December 6, 2019
What a name for this cocktail! Credit has to go to pal mighty Matt Dupree (thanks Matt!), who I used to work with at a big game-making company. And this here drink – which honestly isn’t bad, but I don’t think it lives up to the name; then again, what drink could? – was going to be the one had one my final day at said company, but then fate (as fate does) didn’t allow it all to play out that way. But no worries! You and I can drink the below drink any day, and still enjoy it’s slightly sweet-with-a-little-bitter nature, which matches leaving a gig you’ve gigged at for some years, but also matches, say, a day you’re sad to see go, or finishing a good book, all of that. As you might expect for a drink that I originally crafted for a day as described that took place here in WA, this drink definitely leans local, though if not in WA (but really, why aren’t you? At least visiting), you could still put together wherever you may be by doing some ingredient hunting, which is a fun pastime indeed. It starts with gin – for me, I used Scratch’s Martini Style gin, a jolly medium-juniper-y gin with 17 botanicals and oodles of flavor. Then, Salish Seas lovely Allspice liqueur, delivering the spice that’s nice, and Scrappy’s Aromatic bitters, available in big bottles as well as the small one pictured! And a perfectly-pitched aromatic bitters for a host of classic bittering needs. For the sweet (well, the liqueur is a little sweet, but not overly so), a splash of Woodinville Whiskey’s Bourbon Barrel Aged maple syrup does the trick so well, I can’t even describe it. You’ll have to try it. And this drink! Which I am toasting to all the past co-workers right now.
A Suitably Bittersweet Memoir of Games, Copy, Friends, and How They Might Be Found on a Friday in Mid-November
1-1/2 ounce Scratch Martini Style gin
3/4 ounce Salish Seas Allspice liqueur
3 dashes Scrappy’s Aromatic bitters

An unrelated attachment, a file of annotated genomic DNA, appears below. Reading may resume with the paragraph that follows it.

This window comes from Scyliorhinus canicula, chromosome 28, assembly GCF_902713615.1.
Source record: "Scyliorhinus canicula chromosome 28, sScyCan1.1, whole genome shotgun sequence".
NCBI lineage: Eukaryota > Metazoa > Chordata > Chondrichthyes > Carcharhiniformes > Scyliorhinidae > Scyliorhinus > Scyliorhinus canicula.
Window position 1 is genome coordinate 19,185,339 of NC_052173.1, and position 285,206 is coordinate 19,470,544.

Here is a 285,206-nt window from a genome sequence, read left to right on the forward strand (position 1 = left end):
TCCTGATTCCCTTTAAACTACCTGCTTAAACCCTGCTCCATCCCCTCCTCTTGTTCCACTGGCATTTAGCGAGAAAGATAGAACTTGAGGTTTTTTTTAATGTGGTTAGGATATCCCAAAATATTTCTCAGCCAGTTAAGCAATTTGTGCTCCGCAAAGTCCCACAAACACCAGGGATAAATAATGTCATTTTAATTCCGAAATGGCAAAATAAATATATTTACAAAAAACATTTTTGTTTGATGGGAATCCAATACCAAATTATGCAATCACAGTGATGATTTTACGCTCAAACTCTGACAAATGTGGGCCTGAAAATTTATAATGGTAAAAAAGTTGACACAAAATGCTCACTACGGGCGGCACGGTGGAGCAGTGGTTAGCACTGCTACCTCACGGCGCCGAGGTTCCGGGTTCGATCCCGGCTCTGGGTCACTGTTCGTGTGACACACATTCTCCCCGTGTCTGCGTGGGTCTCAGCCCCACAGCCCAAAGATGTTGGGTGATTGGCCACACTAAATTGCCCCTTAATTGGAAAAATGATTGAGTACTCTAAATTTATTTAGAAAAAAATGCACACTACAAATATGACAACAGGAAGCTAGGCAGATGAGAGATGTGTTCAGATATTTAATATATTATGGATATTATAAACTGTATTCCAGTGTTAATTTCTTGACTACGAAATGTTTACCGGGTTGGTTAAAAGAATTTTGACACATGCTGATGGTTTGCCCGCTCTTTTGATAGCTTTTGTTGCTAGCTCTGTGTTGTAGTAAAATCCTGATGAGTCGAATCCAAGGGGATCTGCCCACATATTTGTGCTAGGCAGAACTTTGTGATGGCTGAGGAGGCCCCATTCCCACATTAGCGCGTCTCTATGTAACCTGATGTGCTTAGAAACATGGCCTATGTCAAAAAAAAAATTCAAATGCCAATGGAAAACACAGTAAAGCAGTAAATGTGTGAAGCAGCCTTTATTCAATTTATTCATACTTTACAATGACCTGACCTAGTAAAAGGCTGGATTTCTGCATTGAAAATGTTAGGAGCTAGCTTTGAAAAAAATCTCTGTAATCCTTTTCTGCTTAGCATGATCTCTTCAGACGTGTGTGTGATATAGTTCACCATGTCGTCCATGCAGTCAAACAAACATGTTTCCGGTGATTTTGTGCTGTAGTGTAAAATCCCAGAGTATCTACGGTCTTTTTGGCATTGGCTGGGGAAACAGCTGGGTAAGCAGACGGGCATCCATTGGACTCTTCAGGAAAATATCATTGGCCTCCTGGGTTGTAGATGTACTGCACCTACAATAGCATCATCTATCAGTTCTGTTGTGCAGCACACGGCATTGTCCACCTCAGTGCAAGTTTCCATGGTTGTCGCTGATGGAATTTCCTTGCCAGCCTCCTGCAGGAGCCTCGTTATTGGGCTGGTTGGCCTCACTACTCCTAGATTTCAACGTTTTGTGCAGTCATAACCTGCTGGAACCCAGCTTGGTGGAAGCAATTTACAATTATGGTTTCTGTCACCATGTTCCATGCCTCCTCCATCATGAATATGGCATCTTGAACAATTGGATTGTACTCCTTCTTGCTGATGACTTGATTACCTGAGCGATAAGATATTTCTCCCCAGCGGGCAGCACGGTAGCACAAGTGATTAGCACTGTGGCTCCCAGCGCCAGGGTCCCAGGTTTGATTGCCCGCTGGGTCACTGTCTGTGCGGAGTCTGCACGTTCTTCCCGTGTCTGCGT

1/2 ounce Woodinville Whiskey Bourbon Barrel Aged maple syrup
1. Fill a cocktail shaker halfway full with ice cubes. Add it all, with the memories, too. Shake well.
2. Strain into a cocktail glass. Sip, muse about stuffs, sip more.
November 29, 2019
That’s right holiday pals and pals, it’s Gizmo time! Thanksgiving was yesterday, which means leftover (for your sake, I hope) cranberry sauce, which then translates into the great and powerful Gizmo, created by jazzy Jeremy H and recipe’d below. So, eat your leftovers over everything else, sure, but don’t forget to drink your cranberries.
2-1/2 ounces gin
1 ounce homemade cranberry sauce
1/2 ounce simple syrup (optional)
1. Fill a cocktail shaker halfway full with ice cubes. Add the gin and cranberry sauce, and syrup if using. Shake exceptionally well.
2. Strain into a cocktail glass. Hopefully you have enough leftovers for two!
November 15, 2019
It’s still fall (though mean ol’ winter is coming on quickly), and fall means to most good people a glorious time to sip ciders, and to most even good-er people, cider cocktails. Cider, cider cocktails, and fall go together like candles in pumpkins, hands in gloves, and kisses in hayracks (well, maybe that should be “on” hayracks but I didn’t want to mess up the line). And WA – where I am lucky enough to reside – has amazing cider, thanks to us having amazing fruit! And amazing cider makers! Who are always making new tantalizing ciders, like Locust Cider’s current seasonal, Dark Maple, which adds maple syrup and brown sugar to an all-WA apple mix, turning into a fall delight. Which then, I added to a few more local heroes, including Woodinville Whiskey Co.’s award-winning bourbon and it’s caramel, spice, swellness, Salish Sea’s memorable and singular maple-icious Maple liqueur, and Scrappy’s Chocolate bitters, full of bakery chocolate and spice. Voila! I’ve made make the end of your fall fantastic. Thank me later. And if you can’t get all the ingredients where you are, then let me assure you, WA is a wonderful place to visit this time of year, so come on out.
The Fall Frolic
1-1/2 ounces Woodinville Whiskey bourbon
3/4 ounces Salish Sea Maple liqueur
2 dashes Scrappy’s Chocolate bitters
7 ounces Locust Cider’s Dark Maple cider